Accidents

“Many different factors contribute to unintentional injuries, so if we are able to stop just one of these risk factors; the injury could be prevent,” said David C. Schwebel, Ph.D., of the University of Alabama Birmingham, who presented at the meeting. “By using novel behavioral strategies, we can possibly prevent injuries that have previously seen as unavoidable accidents.”

Injuries have overtaken infectious disease as the leading cause of death for children worldwide; and psychologists have the research needed to help predict and prevent deadly childhood mishaps, according to a presentation at the annual convention of the American Psychological Association.

Injuries were responsible for the deaths of over 11,000 and emergency room visits by more than 6.7 million American children in 2017, according to the Centers for Disease Control and Prevention. The Global Burden of Disease project estimates that more than 2 million children under age 19 worldwide died as a result of injuries in 2017. While these numbers represent all injuries; the presentation focused on only unintentional injuries (i.e., accidents) instead of intentional injuries such as suicide, homicide and abuse.

Harmed in a car accidents

Schwebel outlined a model that psychologists could use to reduce accidental injuries in children. The model groups risk factors in three categories: environment-based, caregiver-based and child-based factors. Each category contributes in some form to almost every incident, according to Schwebel; and preventing just one risk factor could stop an injury from occurring.

Environment-based factors can include many different aspects of the environment with which children interact. For example, children could choke on toys if they are not design well or be harm in a car accident due to an incorrectly install car seat. Schwebel described one case where he and his colleagues reduced an environmental risk; by comparing the look and shape of bottles containing either juice or torch fuel.

Children were shown many bottles, some with torch fuel and others with juice; and ask if they would drink them or not. Children tended to identify liquids in clear plastic bottles as drinks and those in opaque containers as not drinks. After the findings published; there were evident changes in the torch fuel industry as fuel began to sell in dark opaque bottles.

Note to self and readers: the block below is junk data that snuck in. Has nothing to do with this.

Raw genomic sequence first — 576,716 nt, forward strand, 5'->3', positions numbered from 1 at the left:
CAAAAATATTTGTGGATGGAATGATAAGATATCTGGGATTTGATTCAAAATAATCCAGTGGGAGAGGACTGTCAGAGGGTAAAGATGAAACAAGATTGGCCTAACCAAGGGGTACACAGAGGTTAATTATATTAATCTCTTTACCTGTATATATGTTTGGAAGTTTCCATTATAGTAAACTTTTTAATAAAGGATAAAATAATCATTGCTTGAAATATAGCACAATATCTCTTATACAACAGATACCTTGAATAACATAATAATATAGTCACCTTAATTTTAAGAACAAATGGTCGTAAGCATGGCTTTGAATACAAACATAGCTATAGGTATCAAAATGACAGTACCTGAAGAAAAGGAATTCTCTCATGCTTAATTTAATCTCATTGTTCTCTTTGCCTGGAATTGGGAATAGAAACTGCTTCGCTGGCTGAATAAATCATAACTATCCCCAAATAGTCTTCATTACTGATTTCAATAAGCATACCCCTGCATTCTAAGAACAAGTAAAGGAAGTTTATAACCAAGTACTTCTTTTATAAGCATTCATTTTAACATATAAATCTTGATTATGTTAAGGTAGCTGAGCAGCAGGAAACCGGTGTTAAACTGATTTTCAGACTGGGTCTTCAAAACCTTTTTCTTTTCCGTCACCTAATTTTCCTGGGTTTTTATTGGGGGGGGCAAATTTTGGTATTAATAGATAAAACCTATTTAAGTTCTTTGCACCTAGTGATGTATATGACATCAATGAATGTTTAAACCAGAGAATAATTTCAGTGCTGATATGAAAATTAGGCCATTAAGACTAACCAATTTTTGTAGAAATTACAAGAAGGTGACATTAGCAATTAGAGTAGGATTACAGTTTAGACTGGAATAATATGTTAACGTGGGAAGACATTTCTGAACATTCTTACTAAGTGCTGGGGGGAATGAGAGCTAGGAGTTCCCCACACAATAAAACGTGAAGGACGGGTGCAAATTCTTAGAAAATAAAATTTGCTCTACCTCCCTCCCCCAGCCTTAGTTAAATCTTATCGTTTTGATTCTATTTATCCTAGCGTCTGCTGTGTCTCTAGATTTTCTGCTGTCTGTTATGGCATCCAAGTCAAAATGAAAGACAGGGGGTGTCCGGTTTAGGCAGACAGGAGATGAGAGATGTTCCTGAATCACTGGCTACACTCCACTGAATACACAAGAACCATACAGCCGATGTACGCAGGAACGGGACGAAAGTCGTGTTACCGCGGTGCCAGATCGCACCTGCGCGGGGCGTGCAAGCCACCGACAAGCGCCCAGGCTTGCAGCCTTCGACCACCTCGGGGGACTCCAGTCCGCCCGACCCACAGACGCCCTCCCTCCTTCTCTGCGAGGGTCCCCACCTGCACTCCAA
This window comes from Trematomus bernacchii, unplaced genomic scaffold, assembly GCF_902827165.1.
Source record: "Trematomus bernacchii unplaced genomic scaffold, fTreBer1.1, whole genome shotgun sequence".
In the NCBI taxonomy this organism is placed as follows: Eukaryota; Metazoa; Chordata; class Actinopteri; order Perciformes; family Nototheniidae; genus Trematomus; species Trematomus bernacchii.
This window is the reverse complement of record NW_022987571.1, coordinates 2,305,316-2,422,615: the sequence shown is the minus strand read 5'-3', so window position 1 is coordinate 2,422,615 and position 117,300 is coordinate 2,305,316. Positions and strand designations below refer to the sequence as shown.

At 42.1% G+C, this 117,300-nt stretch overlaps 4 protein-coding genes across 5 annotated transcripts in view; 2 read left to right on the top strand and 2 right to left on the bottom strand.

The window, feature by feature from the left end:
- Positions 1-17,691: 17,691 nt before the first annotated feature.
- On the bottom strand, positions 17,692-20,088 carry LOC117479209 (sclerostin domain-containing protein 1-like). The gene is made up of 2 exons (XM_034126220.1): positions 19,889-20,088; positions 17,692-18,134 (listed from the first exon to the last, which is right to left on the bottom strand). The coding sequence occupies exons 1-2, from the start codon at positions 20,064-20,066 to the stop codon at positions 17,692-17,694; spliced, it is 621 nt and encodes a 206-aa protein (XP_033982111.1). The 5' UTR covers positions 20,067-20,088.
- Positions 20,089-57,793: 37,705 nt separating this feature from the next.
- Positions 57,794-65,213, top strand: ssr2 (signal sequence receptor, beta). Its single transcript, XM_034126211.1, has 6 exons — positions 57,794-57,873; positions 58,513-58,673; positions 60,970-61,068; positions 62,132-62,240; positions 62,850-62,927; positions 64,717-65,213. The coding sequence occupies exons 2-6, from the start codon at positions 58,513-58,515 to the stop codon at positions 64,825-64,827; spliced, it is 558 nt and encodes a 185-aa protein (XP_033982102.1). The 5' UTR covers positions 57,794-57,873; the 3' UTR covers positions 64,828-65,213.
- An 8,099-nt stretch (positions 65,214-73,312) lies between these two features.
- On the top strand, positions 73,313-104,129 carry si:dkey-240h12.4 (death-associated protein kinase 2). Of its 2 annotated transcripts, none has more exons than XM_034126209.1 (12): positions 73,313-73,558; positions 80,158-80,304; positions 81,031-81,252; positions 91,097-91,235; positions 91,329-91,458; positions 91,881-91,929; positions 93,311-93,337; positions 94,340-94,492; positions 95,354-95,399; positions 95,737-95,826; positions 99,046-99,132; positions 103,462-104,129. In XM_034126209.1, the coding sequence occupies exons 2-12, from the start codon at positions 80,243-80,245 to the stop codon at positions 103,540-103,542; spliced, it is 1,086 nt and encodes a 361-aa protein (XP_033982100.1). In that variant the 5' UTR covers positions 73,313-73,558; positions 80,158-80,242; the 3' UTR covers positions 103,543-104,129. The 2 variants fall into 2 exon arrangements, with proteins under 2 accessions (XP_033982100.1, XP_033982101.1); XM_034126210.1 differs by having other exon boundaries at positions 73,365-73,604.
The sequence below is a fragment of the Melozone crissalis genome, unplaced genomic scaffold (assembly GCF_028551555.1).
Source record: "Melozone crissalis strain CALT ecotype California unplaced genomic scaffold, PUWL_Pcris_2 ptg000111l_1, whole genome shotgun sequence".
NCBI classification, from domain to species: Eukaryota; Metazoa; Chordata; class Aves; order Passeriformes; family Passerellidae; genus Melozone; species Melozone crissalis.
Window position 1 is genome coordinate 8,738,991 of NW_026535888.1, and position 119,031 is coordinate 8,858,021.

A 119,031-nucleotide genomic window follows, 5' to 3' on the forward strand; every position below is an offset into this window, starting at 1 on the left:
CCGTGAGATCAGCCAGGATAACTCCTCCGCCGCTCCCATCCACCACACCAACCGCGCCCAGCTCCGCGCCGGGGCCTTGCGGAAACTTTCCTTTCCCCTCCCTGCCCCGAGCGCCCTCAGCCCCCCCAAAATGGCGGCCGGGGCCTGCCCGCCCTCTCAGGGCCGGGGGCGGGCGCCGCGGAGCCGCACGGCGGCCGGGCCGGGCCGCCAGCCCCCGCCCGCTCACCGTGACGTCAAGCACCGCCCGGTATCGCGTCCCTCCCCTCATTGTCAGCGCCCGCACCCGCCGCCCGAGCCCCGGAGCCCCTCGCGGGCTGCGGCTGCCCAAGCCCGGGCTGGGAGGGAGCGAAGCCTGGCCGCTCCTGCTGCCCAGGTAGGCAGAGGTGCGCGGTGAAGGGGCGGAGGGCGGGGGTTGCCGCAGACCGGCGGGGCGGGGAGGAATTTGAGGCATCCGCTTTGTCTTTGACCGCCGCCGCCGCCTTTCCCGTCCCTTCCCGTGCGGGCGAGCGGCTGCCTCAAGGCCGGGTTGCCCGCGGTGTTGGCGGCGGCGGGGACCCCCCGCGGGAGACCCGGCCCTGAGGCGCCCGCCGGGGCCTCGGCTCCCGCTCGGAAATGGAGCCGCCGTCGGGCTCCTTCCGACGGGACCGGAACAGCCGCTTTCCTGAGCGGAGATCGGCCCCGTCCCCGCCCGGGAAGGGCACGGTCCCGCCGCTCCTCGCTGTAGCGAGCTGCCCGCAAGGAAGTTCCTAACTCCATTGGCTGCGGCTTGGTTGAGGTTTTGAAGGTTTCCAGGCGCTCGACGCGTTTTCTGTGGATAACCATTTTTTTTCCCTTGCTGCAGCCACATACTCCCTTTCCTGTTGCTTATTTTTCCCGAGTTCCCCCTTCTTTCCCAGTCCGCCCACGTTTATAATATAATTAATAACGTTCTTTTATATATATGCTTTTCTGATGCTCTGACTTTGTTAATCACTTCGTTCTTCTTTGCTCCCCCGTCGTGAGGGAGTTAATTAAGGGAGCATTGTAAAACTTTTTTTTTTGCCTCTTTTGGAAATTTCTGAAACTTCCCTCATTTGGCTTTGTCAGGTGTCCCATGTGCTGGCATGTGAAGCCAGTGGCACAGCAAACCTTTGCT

Caregiver-based factors can involve anyone who is supervising a child, including parents, teachers; babysitters or even lifeguards. According to Schwebel, preschool teachers can often underpaid and fatigued from the intense work of supervising children all day and sometimes use outdoor playground time as a break for themselves, allowing children to run free; even though the majority of injuries at preschools occur on playgrounds.

Engaged and paying attention

“To solve this problem, they developed the Stamp in Safety Program where children wear a name tag, and teachers have stamps to reward the children on their name tags for engaging in safe behavior,” he said. “While on the surface this seems to focus on rewarding children for safe behavior; its primary goal is to get teachers engage and paying attention.”

How the specific situations targeted for interventions are chosen can a mix bag, said Schwebel. For example, the idea for a program on drowning prevention came after Schwebel observe lifeguards while his own kids were playing at a pool. Other intervention ideas are drawn from the personal experiences and ideas brought to him by his students, such as the Stamp in Safety program.

And while psychological researchers are essential; this work will require collaboration across a variety of disciplines, said Schwebel. Throughout his research, Schwebel has worked with computer scientists; visual artists, electrical engineers, biostatisticians, physicians, epidemiologists and others.